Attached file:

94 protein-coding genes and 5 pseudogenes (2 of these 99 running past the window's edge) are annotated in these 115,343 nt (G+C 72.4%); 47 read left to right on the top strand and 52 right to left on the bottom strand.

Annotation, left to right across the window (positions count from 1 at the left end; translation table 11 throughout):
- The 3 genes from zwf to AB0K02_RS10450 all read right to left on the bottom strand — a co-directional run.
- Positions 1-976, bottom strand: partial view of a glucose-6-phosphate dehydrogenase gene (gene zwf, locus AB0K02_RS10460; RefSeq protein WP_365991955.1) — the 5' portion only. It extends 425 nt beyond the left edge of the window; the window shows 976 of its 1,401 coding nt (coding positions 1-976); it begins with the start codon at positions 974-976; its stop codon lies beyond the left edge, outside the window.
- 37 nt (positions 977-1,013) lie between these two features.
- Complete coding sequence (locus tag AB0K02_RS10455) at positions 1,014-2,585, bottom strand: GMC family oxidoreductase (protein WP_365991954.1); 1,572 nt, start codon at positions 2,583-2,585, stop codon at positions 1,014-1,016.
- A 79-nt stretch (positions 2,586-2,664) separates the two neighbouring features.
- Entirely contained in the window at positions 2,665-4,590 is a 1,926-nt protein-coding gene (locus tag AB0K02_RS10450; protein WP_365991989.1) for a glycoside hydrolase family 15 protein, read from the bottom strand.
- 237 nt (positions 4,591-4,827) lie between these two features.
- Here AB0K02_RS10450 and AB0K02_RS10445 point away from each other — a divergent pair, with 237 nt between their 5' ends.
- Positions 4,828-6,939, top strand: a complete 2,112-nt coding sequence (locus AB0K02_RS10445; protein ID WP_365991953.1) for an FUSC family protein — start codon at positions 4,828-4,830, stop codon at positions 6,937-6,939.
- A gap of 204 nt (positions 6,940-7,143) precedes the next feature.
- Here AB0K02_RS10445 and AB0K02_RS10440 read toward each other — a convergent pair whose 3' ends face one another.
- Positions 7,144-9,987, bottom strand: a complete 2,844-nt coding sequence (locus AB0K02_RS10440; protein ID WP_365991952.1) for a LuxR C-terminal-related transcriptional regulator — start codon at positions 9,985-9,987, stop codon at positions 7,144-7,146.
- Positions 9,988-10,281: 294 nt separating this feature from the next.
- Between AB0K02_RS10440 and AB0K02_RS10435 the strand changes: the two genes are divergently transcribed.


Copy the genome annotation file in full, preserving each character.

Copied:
94 protein-coding genes and 5 pseudogenes (2 of these 99 running past the window's edge) are annotated in these 115,343 nt (G+C 72.4%); 47 read left to right on the top strand and 52 right to left on the bottom strand.

Annotation, left to right across the window (positions count from 1 at the left end; translation table 11 throughout):
- The 3 genes from zwf to AB0K02_RS10450 all read right to left on the bottom strand — a co-directional run.
- Positions 1-976, bottom strand: partial view of a glucose-6-phosphate dehydrogenase gene (gene zwf, locus AB0K02_RS10460; RefSeq protein WP_365991955.1) — the 5' portion only. It extends 425 nt beyond the left edge of the window; the window shows 976 of its 1,401 coding nt (coding positions 1-976); it begins with the start codon at positions 974-976; its stop codon lies beyond the left edge, outside the window.
- 37 nt (positions 977-1,013) lie between these two features.
- Complete coding sequence (locus tag AB0K02_RS10455) at positions 1,014-2,585, bottom strand: GMC family oxidoreductase (protein WP_365991954.1); 1,572 nt, start codon at positions 2,583-2,585, stop codon at positions 1,014-1,016.
- A 79-nt stretch (positions 2,586-2,664) separates the two neighbouring features.
- Entirely contained in the window at positions 2,665-4,590 is a 1,926-nt protein-coding gene (locus tag AB0K02_RS10450; protein WP_365991989.1) for a glycoside hydrolase family 15 protein, read from the bottom strand.
- 237 nt (positions 4,591-4,827) lie between these two features.
- Here AB0K02_RS10450 and AB0K02_RS10445 point away from each other — a divergent pair, with 237 nt between their 5' ends.
- Positions 4,828-6,939, top strand: a complete 2,112-nt coding sequence (locus AB0K02_RS10445; protein ID WP_365991953.1) for an FUSC family protein — start codon at positions 4,828-4,830, stop codon at positions 6,937-6,939.
- A gap of 204 nt (positions 6,940-7,143) precedes the next feature.
- Here AB0K02_RS10445 and AB0K02_RS10440 read toward each other — a convergent pair whose 3' ends face one another.
- Positions 7,144-9,987, bottom strand: a complete 2,844-nt coding sequence (locus AB0K02_RS10440; protein ID WP_365991952.1) for a LuxR C-terminal-related transcriptional regulator — start codon at positions 9,985-9,987, stop codon at positions 7,144-7,146.
- Positions 9,988-10,281: 294 nt separating this feature from the next.
- Between AB0K02_RS10440 and AB0K02_RS10435 the strand changes: the two genes are divergently transcribed.